I thank the previous two speakers for their contributions. I am one of, I understand, only two people in this chamber who have actually worked in the childcare industry—and here comes the other one in the door now: Senator Jacinta Collins. I am happy to be corrected if that is not the case. Senator Collins and I have both worked in the childcare industry. In fact I spent 12 years in the industry—
Senator McLucas —Three!
Senator BILYK —Sorry, Senator McLucas. I apologise. There are three people in this place who have worked in the childcare industry. I did say that I was happy to stand corrected, so my apologies to you.
Having spent 12 years in the industry both in the ACT and in Tasmania I would like to speak about the Family Assistance Legislation Amendment (Child Care Rebate) Bill 2011 and the important changes it makes to Australia’s system of childcare assistance payments. As we have heard from other speakers tonight, these are the really formative years and people have to be able to afford their child care.
The Gillard government is certainly making sure that people are more able to afford their child care by giving them a choice. It is an important change for Australian parents and it is an important change for Australian families. It gives Australian families choice and flexibility as to how their childcare rebate payments are made. It allows families to choose a frequency of payments and a rebate method that suits them. It builds upon the significant reforms the government has already made in improving the affordability of early education and child care. It is the most critical area, I believe. It shapes a person’s future so it is absolutely critical that child care is not only of a high quality but affordable.
This legislation will make paying for childcare services easier for around 700,000 Australian families. It shows that the Australian government understands the needs of families, because it gives families access to the childcare rebate when they need it most: when the child care fees are due. This bill will make a number of key changes. The first is that it will allow families to choose how their childcare rebate payment is made. Under the arrangements introduced by the Howard government, families had no choice as to when the payment was made. They had to wait until the end of the financial year to receive this very important payment whether it was convenient or not. For the majority of families it was not convenient.
Senator Nash mentioned that she thought Centrelink might be already enacting this procedure. I have not heard that from anywhere. I stand to be corrected, but maybe Senator Nash is confused, because the Labor government introduced changes to allow families the choice of receiving quarterly payments. So maybe she is a bit confused about that. Now we are again expanding the range of choices that families have.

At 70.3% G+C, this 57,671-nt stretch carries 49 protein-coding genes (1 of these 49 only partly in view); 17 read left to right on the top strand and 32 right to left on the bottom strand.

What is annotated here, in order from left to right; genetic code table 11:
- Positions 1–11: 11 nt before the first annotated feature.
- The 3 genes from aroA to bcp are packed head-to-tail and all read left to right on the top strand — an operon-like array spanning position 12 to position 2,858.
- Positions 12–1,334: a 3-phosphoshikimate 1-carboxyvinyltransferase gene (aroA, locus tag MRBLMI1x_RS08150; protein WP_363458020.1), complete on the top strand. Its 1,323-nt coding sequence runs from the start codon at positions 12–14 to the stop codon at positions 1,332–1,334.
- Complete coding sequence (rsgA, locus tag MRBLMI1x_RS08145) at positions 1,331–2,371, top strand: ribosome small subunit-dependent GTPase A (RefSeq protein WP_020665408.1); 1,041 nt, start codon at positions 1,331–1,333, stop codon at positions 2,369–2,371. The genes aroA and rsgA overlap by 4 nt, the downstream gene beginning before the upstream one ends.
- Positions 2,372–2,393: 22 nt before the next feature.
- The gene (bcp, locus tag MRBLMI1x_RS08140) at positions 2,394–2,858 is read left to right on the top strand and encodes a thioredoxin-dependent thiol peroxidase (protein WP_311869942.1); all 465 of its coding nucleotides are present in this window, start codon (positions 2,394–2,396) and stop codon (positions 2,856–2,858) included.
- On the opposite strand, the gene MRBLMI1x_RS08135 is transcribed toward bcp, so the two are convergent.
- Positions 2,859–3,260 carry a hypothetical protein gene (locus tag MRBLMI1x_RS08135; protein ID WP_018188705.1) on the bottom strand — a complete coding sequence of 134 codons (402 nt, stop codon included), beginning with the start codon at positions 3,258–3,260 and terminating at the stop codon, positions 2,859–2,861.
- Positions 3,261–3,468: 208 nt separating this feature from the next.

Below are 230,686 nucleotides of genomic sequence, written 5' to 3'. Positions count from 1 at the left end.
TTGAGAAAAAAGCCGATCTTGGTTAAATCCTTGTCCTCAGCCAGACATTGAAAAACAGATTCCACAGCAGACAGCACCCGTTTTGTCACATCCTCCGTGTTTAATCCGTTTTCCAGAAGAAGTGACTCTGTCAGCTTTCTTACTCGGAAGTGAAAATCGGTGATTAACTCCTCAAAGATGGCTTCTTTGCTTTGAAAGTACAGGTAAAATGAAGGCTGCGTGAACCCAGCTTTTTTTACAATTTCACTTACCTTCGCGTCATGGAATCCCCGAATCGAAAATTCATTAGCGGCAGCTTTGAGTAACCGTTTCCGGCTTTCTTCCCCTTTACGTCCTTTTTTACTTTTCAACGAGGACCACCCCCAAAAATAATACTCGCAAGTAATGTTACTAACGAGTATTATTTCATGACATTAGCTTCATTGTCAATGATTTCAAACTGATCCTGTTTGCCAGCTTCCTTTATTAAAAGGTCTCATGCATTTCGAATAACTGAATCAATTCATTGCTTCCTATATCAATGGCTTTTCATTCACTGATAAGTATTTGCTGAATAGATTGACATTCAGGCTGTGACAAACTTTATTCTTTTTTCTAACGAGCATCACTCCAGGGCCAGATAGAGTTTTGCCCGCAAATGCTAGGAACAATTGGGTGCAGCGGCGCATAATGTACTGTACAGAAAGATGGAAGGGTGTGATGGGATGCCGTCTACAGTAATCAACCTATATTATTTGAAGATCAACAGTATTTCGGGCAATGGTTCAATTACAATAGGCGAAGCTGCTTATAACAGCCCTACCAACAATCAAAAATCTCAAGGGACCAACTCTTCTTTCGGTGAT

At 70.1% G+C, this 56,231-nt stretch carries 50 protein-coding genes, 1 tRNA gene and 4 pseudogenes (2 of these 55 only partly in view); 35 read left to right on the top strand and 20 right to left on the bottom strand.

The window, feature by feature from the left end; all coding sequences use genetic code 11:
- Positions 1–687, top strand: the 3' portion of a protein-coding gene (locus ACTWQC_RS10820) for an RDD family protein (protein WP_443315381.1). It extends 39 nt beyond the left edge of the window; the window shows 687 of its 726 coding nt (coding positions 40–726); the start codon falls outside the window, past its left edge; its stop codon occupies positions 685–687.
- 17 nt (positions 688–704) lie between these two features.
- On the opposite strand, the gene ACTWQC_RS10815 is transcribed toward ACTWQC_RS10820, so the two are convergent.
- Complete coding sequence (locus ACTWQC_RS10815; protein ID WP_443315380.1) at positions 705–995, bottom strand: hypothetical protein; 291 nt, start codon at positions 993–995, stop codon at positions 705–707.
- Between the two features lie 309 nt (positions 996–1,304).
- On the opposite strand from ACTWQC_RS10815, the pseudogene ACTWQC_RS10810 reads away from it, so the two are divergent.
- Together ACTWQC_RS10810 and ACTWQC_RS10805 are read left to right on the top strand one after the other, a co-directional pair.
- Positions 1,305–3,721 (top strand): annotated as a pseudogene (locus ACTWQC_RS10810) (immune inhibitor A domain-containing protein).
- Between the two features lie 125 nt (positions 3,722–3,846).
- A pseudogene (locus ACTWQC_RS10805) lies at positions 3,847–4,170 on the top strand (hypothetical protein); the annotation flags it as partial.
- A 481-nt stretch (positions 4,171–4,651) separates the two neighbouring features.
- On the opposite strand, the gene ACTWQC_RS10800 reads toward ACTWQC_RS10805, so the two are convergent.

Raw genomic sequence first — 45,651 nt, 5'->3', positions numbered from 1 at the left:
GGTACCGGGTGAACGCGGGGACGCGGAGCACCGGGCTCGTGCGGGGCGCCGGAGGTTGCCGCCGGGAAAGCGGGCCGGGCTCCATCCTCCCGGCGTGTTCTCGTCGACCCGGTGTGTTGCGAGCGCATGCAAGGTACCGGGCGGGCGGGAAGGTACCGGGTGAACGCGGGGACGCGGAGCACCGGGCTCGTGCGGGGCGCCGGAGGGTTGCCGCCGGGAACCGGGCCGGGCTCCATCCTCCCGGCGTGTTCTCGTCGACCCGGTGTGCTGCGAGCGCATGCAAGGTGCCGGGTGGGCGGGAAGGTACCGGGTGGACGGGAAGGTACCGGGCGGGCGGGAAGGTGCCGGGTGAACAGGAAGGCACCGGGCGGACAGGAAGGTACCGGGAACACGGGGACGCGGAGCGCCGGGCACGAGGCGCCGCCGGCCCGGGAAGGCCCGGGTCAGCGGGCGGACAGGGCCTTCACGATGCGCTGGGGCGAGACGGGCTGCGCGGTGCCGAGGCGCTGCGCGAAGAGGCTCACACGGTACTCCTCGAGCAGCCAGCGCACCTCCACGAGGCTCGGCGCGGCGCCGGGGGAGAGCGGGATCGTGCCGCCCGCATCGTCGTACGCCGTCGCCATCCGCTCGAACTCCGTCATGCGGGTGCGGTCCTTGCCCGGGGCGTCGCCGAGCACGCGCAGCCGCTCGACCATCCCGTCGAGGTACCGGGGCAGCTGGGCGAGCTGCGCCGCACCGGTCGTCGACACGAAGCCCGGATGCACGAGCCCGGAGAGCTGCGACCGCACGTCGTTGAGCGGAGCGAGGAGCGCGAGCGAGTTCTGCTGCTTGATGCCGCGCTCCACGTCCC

With the passing of this bill, from July 2011 families will have a number of options in regard to when and how they receive their childcare rebate payments—options that they can choose to suit their needs in the circumstances of their families. Firstly, they can have their childcare rebate payment paid fortnightly direct to an approved childcare service provider on their behalf by way of a fee reduction. As at June 2010 there were around 14,000 approved childcare services in Australia, including long day care, family day care, outside-school-hours care, occasional care and in-home care. This is the fist time that these various childcare service providers are able to receive the rebate on behalf of families. This will significantly reduce the up-front costs of child care. Currently, 98 per cent of families receive their childcare benefit this way, and it can be assumed that many families will wish to take up this option, not least because it is probably the most convenient.
Families can elect to receive their childcare rebate payment directly into their bank account following the submission of the approved childcare service’s usage report to the government. Childcare service providers are required to submit their usage data to the government fortnightly, although the majority actually report weekly. That means that those families that choose this option will be paid their childcare rebate either fortnightly or weekly, depending upon when their chosen childcare service provider does their reporting.
Families can elect to have the child care rebate deposited into their bank account quarterly. This gives parents a significant quarterly payment which they can rely upon to meet expected household expenses. Finally, families can continue to receive their payments annually as a lump sum payment, as many currently do. Some families may prefer to stay with this option and, if this is the most convenient option, it is right that they be allowed to keep it that way.
Families currently receiving the child care rebate will be contacted prior to the commencement of the financial year to ascertain their preferred method and frequency of payment. Those who are unable to be contacted will default to their current quarterly or annual payments. To ensure fairness, families that were unable to be contacted and, consequently, were unaware that they were able to change the method of payment, will be allowed to change their payment method during the first year of operation.